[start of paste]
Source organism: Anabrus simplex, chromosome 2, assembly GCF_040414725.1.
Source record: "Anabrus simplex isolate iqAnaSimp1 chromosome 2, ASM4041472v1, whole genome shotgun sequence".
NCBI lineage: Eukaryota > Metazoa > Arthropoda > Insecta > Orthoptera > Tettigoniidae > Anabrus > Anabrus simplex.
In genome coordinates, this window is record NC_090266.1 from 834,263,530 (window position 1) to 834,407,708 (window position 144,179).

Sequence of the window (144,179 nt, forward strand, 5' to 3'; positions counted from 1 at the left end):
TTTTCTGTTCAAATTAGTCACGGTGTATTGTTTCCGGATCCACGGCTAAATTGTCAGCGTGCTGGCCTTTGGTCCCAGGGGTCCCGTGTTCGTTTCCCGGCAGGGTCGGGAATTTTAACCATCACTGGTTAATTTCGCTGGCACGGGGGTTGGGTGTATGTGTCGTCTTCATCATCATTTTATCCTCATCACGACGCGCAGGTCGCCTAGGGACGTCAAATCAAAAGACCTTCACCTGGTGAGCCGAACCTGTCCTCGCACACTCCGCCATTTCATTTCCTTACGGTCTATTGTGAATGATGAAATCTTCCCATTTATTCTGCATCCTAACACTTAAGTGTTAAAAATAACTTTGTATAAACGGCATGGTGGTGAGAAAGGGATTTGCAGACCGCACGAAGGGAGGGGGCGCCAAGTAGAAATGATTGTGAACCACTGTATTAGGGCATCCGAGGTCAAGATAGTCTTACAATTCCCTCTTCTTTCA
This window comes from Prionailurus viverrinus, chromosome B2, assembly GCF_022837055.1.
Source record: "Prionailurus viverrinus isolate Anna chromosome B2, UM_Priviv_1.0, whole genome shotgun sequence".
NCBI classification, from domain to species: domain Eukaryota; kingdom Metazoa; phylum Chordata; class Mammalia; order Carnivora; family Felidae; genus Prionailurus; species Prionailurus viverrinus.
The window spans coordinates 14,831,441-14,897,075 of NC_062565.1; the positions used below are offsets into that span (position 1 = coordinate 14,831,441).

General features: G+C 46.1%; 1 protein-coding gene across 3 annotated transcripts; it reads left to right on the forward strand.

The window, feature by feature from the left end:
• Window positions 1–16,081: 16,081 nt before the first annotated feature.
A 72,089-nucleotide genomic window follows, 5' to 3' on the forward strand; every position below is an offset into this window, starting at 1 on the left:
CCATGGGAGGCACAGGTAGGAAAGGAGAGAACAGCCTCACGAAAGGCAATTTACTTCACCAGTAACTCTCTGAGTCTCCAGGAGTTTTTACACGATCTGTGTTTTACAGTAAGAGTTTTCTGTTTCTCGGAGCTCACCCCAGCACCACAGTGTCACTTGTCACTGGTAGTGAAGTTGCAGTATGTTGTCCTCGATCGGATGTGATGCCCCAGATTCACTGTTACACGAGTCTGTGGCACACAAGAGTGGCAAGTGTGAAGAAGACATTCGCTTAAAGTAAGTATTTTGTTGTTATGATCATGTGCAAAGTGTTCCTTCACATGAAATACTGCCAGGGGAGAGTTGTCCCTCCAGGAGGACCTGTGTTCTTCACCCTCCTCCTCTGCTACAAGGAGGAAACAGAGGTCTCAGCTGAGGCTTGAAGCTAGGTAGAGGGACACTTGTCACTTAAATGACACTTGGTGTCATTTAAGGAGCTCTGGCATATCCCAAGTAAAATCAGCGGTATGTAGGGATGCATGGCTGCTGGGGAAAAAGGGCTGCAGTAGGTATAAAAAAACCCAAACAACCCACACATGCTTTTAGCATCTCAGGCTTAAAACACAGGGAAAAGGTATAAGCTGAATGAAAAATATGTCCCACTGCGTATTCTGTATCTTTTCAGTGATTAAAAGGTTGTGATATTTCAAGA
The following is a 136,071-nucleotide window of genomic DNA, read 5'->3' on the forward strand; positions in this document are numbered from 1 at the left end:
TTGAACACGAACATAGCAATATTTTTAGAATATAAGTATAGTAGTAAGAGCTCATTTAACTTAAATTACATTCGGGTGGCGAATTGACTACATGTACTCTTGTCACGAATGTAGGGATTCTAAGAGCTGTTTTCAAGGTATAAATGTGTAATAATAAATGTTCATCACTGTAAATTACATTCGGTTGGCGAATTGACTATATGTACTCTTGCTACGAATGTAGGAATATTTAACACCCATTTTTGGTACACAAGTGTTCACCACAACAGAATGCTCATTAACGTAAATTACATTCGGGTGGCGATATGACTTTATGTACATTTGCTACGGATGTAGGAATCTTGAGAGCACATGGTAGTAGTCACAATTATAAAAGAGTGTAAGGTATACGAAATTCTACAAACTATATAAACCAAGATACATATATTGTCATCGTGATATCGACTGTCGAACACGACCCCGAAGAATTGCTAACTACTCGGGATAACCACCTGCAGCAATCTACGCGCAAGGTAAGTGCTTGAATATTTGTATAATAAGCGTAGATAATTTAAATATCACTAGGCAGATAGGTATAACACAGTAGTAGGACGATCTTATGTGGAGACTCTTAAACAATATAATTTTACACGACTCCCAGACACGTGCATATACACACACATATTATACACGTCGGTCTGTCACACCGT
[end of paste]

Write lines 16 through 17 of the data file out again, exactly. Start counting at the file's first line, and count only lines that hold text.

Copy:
The following is a 136,071-nucleotide window of genomic DNA, read 5'->3' on the forward strand; positions in this document are numbered from 1 at the left end:
TTGAACACGAACATAGCAATATTTTTAGAATATAAGTATAGTAGTAAGAGCTCATTTAACTTAAATTACATTCGGGTGGCGAATTGACTACATGTACTCTTGTCACGAATGTAGGGATTCTAAGAGCTGTTTTCAAGGTATAAATGTGTAATAATAAATGTTCATCACTGTAAATTACATTCGGTTGGCGAATTGACTATATGTACTCTTGCTACGAATGTAGGAATATTTAACACCCATTTTTGGTACACAAGTGTTCACCACAACAGAATGCTCATTAACGTAAATTACATTCGGGTGGCGATATGACTTTATGTACATTTGCTACGGATGTAGGAATCTTGAGAGCACATGGTAGTAGTCACAATTATAAAAGAGTGTAAGGTATACGAAATTCTACAAACTATATAAACCAAGATACATATATTGTCATCGTGATATCGACTGTCGAACACGACCCCGAAGAATTGCTAACTACTCGGGATAACCACCTGCAGCAATCTACGCGCAAGGTAAGTGCTTGAATATTTGTATAATAAGCGTAGATAATTTAAATATCACTAGGCAGATAGGTATAACACAGTAGTAGGACGATCTTATGTGGAGACTCTTAAACAATATAATTTTACACGACTCCCAGACACGTGCATATACACACACATATTATACACGTCGGTCTGTCACACCGT